Security Experts:

Let's Encrypt Issues 15,000 Fraudulent "PayPal" Certificates Used for Cybercrime

Free and open Certificate Authority (CA) Let’s Encrypt has issued nearly 15,000 certificates containing the term “PayPal” for phishing sites to date, a security researcher has discovered.

According to encryption expert Vincent Lynch, 96.7% of the 15,270 security certificates containing the term PayPal that Let’s Encrypt has issued since March last year have been issued for phishing sites. Most of these certificates have been issued since November 2016.

Launched publicly in December 2015 and out of beta in April 2016, Let’s Encrypt is an initiative built on the idea of encrypting websites and serving them over Transport Layer Security (TLS), thus protecting users’ data from eavesdroppers. The CA’s certificates are offered for free, and the issuance and maintenance processes are automated, to make it easier for website owners to obtain certificates.

Even before being launched, Let’s Encrypt fueled fears that it could be abused by cybercriminals for their nefarious purposes. What’s more, the CA claims that it is not its job to stop malicious sites from using its certificates, meaning that phishers can use its certificates without fearing they might be banned, Lynch notes.

“Despite the concerns of many around the industry, Let’s Encrypt’s stance is in full compliance with industry standards. Regardless, that policy in combination with offering free certificates does create a very attractive environment for phishers,” he says.

In early March, the encryption expert urged Let’s Encrypt to stop issuing PayPal certificates because of their use for phishing. At the time, he estimated that the CA had issued 988 certificates containing the term PayPal, and that 99.5% of them were being used (or had been used) for phishing.

Now, based on newly received data, Lynch says that the previous number was a great underestimation and that Let’s Encrypt actually issued a total of 15,270 SSL certificates containing the word “PayPal,” 14,766 of which were (or are) used for phishing. The estimation is based on the analysis of a random sample of 1,000 certificates, 96.7% of which were intended for use on phishing sites.

The number of PalPal certificates issued by Let’s Encrypt has been growing at a steady rate of around 1250 per month since November last year, which was also the first month during which more than 1000 such certificates were issued (and twice the amount issued during the previous month). Thus, the CA issued 2530 PayPal certificates in December 2016, 3995 in January 2017, and 5101 in February 2017.

According to Lynch, there’s no apparent specific cause for the increase. However, it seems that the issuance rate has started to decline this month. Even so, Let’s Encrypt is expected to issue 20,000 additional PayPal certificates by the end of this year.

Phishing sites usually have a very short lifespan, mainly because they tend to be flagged and blocked rather fast, which explains why cybercriminals tend to register as many of them as possible. Making them look as legitimate as possible also helps these sites stay alive for longer.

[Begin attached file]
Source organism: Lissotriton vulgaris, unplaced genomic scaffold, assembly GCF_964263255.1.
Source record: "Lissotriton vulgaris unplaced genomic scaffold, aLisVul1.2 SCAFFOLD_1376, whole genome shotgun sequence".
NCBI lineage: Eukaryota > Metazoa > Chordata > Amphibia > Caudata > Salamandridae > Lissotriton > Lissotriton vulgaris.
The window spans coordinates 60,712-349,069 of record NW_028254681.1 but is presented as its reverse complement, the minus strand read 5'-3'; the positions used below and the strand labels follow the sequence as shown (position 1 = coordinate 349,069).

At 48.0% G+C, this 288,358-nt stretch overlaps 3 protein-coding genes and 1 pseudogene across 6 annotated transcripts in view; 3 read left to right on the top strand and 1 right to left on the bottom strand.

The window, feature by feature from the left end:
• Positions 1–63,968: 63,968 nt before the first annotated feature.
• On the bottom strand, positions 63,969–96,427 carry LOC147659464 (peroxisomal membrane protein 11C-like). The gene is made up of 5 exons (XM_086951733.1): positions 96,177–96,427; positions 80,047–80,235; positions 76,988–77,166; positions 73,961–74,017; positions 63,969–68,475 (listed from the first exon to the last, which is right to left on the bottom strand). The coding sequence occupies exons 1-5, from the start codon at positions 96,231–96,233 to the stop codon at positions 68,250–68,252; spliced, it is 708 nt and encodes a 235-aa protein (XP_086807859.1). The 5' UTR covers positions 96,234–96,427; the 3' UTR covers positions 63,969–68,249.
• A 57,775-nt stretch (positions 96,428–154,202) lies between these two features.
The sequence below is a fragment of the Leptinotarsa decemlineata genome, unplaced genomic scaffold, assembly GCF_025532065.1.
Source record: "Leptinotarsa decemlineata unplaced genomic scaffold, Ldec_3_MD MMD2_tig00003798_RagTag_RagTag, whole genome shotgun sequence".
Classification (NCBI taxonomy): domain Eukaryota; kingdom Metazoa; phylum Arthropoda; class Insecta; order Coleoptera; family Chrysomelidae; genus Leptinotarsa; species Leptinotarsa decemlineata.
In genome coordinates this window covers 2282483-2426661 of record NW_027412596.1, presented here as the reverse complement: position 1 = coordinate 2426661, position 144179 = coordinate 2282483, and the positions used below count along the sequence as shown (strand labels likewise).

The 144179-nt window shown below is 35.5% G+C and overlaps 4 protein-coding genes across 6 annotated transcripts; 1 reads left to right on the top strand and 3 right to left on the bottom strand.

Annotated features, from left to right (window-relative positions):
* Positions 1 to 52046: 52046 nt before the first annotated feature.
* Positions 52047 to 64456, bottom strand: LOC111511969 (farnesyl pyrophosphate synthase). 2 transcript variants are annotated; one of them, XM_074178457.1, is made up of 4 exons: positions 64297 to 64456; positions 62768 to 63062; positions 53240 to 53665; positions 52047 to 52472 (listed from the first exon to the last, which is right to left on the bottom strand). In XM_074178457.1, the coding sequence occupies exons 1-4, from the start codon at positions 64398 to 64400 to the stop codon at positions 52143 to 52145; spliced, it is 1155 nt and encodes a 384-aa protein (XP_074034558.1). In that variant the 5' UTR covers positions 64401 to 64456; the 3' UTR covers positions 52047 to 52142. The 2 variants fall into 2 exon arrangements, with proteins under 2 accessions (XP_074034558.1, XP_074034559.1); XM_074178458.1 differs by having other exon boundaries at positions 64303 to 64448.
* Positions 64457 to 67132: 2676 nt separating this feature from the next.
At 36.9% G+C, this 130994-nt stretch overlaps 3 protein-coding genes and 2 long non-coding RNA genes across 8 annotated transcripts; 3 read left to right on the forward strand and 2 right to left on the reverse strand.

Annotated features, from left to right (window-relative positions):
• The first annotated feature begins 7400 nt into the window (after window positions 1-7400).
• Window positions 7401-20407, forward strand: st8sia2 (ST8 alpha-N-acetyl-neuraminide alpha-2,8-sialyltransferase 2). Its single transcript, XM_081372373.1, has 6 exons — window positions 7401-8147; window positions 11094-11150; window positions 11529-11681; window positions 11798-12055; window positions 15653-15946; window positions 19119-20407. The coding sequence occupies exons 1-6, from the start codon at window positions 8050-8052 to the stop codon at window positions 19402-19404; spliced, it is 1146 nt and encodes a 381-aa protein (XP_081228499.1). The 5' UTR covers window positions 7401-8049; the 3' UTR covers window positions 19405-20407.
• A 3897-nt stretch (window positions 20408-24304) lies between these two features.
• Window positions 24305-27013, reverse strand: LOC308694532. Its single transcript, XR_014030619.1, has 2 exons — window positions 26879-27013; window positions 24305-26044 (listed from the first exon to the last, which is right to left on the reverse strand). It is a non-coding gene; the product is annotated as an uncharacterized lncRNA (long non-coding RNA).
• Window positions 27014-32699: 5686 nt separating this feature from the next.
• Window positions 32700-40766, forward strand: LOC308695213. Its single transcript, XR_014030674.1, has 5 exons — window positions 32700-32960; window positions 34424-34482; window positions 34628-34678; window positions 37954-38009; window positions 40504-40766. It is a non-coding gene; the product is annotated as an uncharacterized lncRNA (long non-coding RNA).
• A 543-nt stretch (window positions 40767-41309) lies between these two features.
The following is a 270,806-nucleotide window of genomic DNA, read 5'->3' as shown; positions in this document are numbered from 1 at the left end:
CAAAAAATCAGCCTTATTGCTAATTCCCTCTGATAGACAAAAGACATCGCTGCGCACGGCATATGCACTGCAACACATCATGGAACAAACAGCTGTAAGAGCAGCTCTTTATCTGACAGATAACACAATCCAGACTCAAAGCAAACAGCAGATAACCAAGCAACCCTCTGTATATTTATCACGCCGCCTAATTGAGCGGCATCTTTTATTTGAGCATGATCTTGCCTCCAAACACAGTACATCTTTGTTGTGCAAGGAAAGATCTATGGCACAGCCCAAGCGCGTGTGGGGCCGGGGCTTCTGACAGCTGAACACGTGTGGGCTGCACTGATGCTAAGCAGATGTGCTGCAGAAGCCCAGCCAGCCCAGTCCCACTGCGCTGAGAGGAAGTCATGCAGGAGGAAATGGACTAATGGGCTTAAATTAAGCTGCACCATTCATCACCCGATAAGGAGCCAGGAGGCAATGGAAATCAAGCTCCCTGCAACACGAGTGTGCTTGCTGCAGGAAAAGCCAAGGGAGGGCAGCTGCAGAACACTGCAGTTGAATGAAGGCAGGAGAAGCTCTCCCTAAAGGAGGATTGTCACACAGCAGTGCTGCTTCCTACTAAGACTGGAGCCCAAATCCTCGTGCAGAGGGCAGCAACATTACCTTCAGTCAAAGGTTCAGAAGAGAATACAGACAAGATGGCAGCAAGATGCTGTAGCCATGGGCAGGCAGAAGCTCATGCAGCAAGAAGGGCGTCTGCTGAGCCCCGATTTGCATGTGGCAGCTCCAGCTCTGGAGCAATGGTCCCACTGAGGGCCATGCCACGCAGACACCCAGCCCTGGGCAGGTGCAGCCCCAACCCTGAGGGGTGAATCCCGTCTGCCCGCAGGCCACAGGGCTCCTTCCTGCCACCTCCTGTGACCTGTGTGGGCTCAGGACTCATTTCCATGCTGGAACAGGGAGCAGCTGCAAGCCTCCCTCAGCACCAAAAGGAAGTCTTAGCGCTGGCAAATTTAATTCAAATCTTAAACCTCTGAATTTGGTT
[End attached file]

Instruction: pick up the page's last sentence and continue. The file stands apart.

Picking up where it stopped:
“The various initiatives encouraging HTTPS are likely to appeal to phishers as well. There are a number of performance benefits (such as HTTP/2) only available to sites using HTTPS. In addition, sites using valid SSL certificates are given trusted UI indicators by browsers (the padlock icon in all browsers, the “Secure” label in Chrome) which make a phishing site look more legitimate,” Lynch notes.

In a mailed comment, Ilia Kolochenko, CEO of web security company High-Tech Bridge, told SecurityWeek that he agrees that CAs shouldn’t be responsible with the blocking of malicious websites from getting security certificates.

“I think we should separate HTTP traffic encryption and website identity verification questions. Let’s Encrypt’s mission is to globally convert plaintext HTTP traffic to encrypted HTTPS traffic, and they are doing it pretty well. Nonetheless, they should have foreseen massive abuse by phishers, and implement at least some basic security verifications, such as refusing SSL certificates for domains that contain popular brand names inside,” he said.

According to Kolochenko, the fact that web browsers mark HTTPS sites as trusted is actually a bigger issue in this regard, because they encourage users to blindly trust the website without any justifiable reason. Because of that, he says, it’s rather difficult to measure whose carelessness contributed more to the increase in phishing campaigns.

However, he also voiced fears that the idea of encrypting all web traffic could result in malware being able to bypass security mechanisms more efficiently:

“I am quite sure that if we will see how many of Let’s Encrypt SSL certificates are used by malware to exfiltrate stolen data – results will be pretty scary. Therefore, it’s difficult to predict how Let’s Encrypt will shape its growth strategy in the future to preclude cybercriminals from abusing its desire to make the web safer.”

Representatives from the Linux Foundation (the group behind the Let's Encrypt project) did not immediately respond to a request for comment.

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